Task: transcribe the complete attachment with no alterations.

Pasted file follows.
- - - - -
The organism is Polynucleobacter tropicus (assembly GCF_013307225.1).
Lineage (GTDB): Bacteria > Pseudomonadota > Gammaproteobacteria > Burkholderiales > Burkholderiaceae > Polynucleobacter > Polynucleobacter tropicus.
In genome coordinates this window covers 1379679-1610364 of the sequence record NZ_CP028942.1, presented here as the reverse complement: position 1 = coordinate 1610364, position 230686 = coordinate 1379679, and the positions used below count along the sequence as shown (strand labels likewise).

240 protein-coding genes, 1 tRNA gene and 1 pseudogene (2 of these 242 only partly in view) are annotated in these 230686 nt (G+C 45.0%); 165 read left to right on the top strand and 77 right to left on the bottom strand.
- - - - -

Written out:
The organism is Polynucleobacter tropicus (assembly GCF_013307225.1).
Lineage (GTDB): Bacteria > Pseudomonadota > Gammaproteobacteria > Burkholderiales > Burkholderiaceae > Polynucleobacter > Polynucleobacter tropicus.
In genome coordinates this window covers 1379679-1610364 of the sequence record NZ_CP028942.1, presented here as the reverse complement: position 1 = coordinate 1610364, position 230686 = coordinate 1379679, and the positions used below count along the sequence as shown (strand labels likewise).

240 protein-coding genes, 1 tRNA gene and 1 pseudogene (2 of these 242 only partly in view) are annotated in these 230686 nt (G+C 45.0%); 165 read left to right on the top strand and 77 right to left on the bottom strand.